Taking Away Construction Site Excuses

May 1, 2004

A great deal of discussion at IECA’s international conference in Philadelphia centered around construction site practices–how best to ensure that contractors install and maintain appropriate erosion and sediment control measures. Some dealt with practical issues, such as the most effective placement of check dams and silt fence, and others focused on the larger regulatory landscape of municipal ordinances and the penalties imposed for noncompliance. Almost all agreed that ESC should be a higher priority than it is now.

Realistically, though, as a contractor on a jobsite, you have dozens of priorities to juggle, of which ESC is only a part. Besides meeting the deadlines of the project itself, you have to worry about getting the right equipment, personnel, materials, power supplies, and other necessary components to the right places at the right time; guarding the equipment against theft and vandalism when you leave the site for the day; and safety inspections and OSHA standards. You might be dealing with geotechnical engineers’ follow-up inspections of the site as excavation progresses. Not only–not even primarily–because of the effect unseasonable rain might have on sediment control measures, you’re always keeping an eye on the weather. All of this is not to say that ESC concerns should rank any lower in the list of construction-site priorities or to excuse lapses in following the site management plan or in installing and maintaining sediment control BMPs. But what’s the best way to make sure that ESC stays visible enough in the overall scheme of things to make the whole process work? At least one state has a strategy-and a great track record-for keeping ESC in the forefront on construction sites.

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The State of Delaware, which for more than a decade has required approved stormwater plans on even small land-disturbing activities, requires on each construction site a “responsible person” who has completed a half-day ESC training course–commonly called the “contractor’s course” or “blue card course”–which is offered by the state’s Department of Natural Resources and Environmental Control. Those who complete the course are issued a blue card, and inspectors typically ask to see it along with the site management plan during an inspection. More than 4,000 people have received the training since 1991. Having someone on-site who has been through the training, inspectors say, takes away many of the excuses they often hear — those of the “I didn’t realize we were supposed to do that” variety. More information is available in the Division of Soil & Water Conservation section at www.dnrec.state.de.us.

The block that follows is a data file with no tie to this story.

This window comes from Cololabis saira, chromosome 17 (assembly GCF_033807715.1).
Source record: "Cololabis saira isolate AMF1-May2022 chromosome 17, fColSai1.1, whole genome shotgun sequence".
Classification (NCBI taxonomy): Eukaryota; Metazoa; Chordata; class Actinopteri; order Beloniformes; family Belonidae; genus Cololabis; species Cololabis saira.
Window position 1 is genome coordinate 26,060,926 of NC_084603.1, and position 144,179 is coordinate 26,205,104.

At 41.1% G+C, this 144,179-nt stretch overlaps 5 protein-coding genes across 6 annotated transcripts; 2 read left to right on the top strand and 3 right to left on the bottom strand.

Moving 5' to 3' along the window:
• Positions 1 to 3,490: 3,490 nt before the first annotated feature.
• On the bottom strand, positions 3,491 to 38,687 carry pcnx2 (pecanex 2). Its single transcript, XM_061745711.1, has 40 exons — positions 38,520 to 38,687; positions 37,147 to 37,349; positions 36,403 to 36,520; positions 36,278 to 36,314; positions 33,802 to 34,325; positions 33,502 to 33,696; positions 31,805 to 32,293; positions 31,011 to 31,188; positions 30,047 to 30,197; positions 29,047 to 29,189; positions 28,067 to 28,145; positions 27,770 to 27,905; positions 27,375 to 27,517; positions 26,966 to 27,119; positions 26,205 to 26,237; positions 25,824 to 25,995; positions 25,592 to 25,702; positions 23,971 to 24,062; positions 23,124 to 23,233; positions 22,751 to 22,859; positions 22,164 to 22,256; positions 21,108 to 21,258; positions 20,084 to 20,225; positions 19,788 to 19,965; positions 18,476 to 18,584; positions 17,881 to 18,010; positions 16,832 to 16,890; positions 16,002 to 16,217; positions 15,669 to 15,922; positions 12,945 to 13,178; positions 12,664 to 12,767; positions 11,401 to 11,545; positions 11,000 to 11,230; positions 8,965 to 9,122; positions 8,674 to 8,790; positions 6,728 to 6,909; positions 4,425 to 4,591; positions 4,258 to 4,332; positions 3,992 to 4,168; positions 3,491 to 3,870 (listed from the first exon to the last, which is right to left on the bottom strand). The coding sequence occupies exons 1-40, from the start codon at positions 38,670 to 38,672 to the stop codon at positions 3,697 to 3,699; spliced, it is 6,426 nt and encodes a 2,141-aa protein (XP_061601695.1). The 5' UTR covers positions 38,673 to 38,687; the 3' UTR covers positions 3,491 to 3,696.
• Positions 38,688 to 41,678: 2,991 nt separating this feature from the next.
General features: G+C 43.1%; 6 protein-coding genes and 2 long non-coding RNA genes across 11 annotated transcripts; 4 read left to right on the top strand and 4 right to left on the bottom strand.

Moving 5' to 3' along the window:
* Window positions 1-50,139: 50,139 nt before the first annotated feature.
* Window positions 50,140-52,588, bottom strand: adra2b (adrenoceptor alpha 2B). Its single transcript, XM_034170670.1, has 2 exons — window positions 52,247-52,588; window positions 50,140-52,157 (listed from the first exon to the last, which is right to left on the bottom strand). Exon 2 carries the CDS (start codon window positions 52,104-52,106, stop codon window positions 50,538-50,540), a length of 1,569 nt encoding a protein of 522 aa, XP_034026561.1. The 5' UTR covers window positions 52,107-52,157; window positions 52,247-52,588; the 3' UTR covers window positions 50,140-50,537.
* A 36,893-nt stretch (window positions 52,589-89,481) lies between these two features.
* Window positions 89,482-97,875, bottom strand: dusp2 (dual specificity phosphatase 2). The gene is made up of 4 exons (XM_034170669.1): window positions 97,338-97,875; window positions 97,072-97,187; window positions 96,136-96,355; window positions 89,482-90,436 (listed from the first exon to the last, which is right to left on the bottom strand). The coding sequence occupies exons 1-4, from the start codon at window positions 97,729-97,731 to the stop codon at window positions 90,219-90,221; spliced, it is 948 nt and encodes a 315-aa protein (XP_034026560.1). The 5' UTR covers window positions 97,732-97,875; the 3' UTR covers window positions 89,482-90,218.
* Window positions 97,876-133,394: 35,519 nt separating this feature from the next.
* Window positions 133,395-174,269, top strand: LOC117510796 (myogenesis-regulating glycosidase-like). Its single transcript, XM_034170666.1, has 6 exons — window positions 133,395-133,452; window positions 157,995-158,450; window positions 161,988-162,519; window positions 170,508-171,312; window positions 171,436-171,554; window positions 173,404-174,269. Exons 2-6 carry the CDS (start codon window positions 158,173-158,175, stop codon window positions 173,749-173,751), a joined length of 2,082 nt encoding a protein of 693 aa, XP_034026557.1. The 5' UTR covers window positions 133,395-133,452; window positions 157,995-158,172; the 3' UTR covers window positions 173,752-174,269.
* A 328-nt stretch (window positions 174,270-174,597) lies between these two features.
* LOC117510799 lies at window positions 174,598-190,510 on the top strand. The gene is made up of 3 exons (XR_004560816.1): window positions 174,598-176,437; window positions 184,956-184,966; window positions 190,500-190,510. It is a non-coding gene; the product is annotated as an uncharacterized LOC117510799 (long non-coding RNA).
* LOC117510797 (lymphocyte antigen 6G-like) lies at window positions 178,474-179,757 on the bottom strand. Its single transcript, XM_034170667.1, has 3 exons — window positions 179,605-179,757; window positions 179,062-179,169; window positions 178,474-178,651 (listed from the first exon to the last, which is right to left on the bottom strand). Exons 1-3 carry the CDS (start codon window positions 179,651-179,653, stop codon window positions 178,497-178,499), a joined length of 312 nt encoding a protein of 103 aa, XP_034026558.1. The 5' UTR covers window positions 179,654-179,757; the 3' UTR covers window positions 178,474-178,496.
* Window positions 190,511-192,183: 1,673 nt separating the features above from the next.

Delaware’s is a well-established, statewide program–just one part of a broader training program–and although not every municipality is in a position to offer similar courses, some might be able to make use of existing options toward the same ends. Local conservation districts in many states offer training for contractors on installation and maintenance of BMPs, for example, and some manufacturers also provide training and demonstrations for the types of products they sell; a useful step would be helping contractors find and take advantage of these. Every source of information–either as an introduction for new employees to the ESC measures available and how to use them or as a refresher for seasoned employees–has the potential to bump erosion and sediment control a rung or two higher on the ladder of priorities at a construction site, to make inspections go a little more smoothly, and to make the “penalties for noncompliance” a distant option.
About the Author

Janice Kaspersen

Janice Kaspersen is the former editor of Erosion Control and Stormwater magazines.